As we have executed the trigger script before the actual DELETE statement using INSTEAD OF trigger, the DELETE operation on SalesId=3 wasn’t successful at all. Hence, no changes were reflected across both the Sales and SalesHistory table.

Let’s modify the trigger using the below script to identify the DELETE attempt on the table:

ALTER TRIGGER TR_DEL_Sales ON Sales
INSTEAD OF DELETE 
AS
BEGIN
  INSERT INTO SalesHistory(SalesId,SalesDate,Itemcount,price,ChangeType)
  SELECT SalesId
    ,SalesDate
	,Itemcount
	,price
	,'DELETE ATP'
  FROM deleted 
END
GO

The trigger was modified successfully. Let’s delete the SalesId = 3 record from the Sales table again:

Execution of the DELETE statement shows the 1 row affected message twice. Let’s check records across the Sales and SalesHistory tables to see what exactly happens there:

The logic used in the DELETE Trigger was to capture any DELETE attempts on the table without actually deleting the record from the Sales table using the INSTEAD OF trigger. We can confirm that the record wasn’t deleted from the Sales table, and a new record was inserted into the SalesHistory table.

A Single Trigger to Handle INSERT, UPDATE and DELETE Operation

Till now, we have created 3 triggers to handle the INSERT, UPDATE, and DELETE operations on a single table. If we have multiple triggers, it would be difficult to manage them, especially if they are not properly documented. There can be performance issues if the developers used contradicting logic across multiple triggers.

I personally recommend using a single trigger with all logic combined to avoid potential data loss or performance issues. We can try combining 3 triggers in a single trigger for better performance. But before we do it, let’s examine how to DROP existing triggers and how to Disable or Enable triggers.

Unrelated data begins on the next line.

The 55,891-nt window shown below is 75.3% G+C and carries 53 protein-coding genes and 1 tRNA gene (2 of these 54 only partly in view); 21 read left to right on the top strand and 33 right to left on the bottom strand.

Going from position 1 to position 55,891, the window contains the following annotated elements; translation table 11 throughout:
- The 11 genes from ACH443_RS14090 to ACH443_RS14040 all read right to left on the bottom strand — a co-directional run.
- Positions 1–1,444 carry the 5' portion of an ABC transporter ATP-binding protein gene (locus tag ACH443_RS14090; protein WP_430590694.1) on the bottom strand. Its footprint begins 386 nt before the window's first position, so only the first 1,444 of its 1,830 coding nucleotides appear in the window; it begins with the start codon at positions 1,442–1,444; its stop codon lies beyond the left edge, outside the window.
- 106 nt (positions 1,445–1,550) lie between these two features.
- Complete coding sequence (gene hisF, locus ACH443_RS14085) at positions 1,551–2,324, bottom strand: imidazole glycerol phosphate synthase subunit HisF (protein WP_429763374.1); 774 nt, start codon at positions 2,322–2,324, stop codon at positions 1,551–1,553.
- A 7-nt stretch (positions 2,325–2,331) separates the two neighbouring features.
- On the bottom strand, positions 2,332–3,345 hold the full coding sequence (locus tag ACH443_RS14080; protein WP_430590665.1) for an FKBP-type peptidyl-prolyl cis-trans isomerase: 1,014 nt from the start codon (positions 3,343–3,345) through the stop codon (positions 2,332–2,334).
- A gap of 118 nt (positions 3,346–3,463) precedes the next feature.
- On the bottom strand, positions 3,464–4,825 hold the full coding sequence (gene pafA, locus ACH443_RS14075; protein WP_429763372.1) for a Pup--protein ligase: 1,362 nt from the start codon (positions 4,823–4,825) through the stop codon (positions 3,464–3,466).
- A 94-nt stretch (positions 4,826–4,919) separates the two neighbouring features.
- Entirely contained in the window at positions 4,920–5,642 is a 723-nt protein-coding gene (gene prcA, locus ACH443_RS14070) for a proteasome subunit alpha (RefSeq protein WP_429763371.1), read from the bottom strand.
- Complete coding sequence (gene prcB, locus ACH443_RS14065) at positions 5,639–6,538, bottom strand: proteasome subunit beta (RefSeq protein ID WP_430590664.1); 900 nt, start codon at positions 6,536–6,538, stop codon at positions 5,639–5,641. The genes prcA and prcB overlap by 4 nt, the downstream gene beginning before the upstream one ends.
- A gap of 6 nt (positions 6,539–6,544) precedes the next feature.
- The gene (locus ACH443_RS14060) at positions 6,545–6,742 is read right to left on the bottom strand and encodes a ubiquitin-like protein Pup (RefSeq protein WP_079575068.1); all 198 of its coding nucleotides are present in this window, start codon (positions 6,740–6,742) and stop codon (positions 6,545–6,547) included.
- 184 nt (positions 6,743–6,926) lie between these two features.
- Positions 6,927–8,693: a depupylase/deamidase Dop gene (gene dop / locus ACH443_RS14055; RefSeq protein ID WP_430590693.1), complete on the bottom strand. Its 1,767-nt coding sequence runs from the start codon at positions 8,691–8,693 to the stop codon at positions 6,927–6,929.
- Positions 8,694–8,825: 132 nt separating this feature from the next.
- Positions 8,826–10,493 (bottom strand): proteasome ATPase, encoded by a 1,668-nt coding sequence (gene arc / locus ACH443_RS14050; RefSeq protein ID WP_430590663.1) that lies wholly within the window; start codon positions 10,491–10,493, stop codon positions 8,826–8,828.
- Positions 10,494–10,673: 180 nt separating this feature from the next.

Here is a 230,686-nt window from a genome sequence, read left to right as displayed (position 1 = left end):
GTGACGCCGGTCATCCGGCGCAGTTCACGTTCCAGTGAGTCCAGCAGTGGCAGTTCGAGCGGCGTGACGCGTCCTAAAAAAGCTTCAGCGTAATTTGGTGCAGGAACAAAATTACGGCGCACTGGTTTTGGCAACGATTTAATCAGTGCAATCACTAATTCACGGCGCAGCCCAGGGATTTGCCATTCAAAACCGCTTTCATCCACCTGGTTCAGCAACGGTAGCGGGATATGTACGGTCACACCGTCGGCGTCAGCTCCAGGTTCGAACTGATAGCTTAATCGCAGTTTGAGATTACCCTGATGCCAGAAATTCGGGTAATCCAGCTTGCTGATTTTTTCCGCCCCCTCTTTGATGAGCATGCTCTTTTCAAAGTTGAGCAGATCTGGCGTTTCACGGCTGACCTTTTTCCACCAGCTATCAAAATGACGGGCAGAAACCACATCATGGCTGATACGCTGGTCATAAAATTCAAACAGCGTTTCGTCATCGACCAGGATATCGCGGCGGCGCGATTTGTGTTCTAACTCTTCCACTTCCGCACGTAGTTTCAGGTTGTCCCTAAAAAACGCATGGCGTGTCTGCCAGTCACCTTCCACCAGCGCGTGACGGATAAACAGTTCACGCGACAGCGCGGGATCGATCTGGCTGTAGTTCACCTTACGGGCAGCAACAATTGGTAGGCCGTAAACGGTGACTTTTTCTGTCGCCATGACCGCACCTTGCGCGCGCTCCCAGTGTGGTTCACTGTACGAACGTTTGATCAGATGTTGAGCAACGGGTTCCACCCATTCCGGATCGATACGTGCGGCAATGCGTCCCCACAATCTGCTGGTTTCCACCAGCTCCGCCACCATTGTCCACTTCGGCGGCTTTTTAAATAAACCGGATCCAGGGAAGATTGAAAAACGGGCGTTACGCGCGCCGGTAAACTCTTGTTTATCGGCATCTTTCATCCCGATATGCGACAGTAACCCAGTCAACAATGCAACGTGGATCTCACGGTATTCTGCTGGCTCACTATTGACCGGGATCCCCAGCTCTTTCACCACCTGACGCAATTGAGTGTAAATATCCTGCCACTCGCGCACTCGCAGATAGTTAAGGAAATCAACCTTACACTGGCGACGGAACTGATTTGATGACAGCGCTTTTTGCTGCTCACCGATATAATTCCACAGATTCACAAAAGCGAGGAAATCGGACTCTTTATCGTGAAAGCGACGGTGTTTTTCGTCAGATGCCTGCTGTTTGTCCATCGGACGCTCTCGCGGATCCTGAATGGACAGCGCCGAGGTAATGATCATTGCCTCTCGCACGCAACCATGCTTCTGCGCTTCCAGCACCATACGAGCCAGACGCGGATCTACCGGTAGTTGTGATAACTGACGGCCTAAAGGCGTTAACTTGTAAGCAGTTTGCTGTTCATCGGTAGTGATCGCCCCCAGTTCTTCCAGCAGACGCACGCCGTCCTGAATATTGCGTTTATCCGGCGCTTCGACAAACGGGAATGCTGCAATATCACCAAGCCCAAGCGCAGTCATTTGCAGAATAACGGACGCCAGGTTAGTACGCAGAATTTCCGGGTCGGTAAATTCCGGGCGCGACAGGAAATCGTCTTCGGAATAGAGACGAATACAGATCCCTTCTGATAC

Drop the Trigger

To merge 3 triggers into a single one, we first need to DROP these 3 triggers. It is possible via both SSMS and T-SQL approaches.

In SSMS, expand the Test database > Tables > Sales table > Triggers.

We can see our 3 triggers created so far:

To drop a trigger, simply right-click on it > Delete > OK.

If you prefer using T-SQL, see the below syntax to drop the trigger:

DROP TRIGGER <trigger_name>

There is the TR_INS_Sales trigger we created on the Sales table. The script will be:

DROP TRIGGER TR_INS_Sales

Important: Dropping a table drops all triggers by default.

Disable and Enable Trigger

Instead of dropping the trigger, we can disable it temporarily with the Disable trigger option via SSMS or T-SQL.

In SSMS, right-click on the Trigger name > Disable. Once disabled the trigger won’t be fired till you enable it back.

While the Trigger is working, the Enable option is greyed out. When you disable it, the Enable option will become visible and active.

If you prefer using T-SQL, you can disable and enable triggers using the below scripts:

-- To Disable all triggers on a specific table
DISABLE TRIGGER ALL ON <table_name>;

-- To Disable a specific trigger on a table
DISABLE TRIGGER <trigger_name> ON <table_name>;

-- To Enable all triggers on a specific table
ENABLE TRIGGER ALL ON <table_name>;

-- To Enable a specific trigger on a table
ENABLE TRIGGER <trigger_name> ON <table_name>;

To disable and enable our particular TR_INS_Sales trigger on the Sales table, we use the below scripts:

-- To Disable TR_INS_Sales trigger on Sales table
DISABLE TRIGGER TR_INS_Sales ON Sales;

-- To Enable TR_INS_Sales trigger on Sales table
ENABLE TRIGGER TR_INS_Sales ON Sales;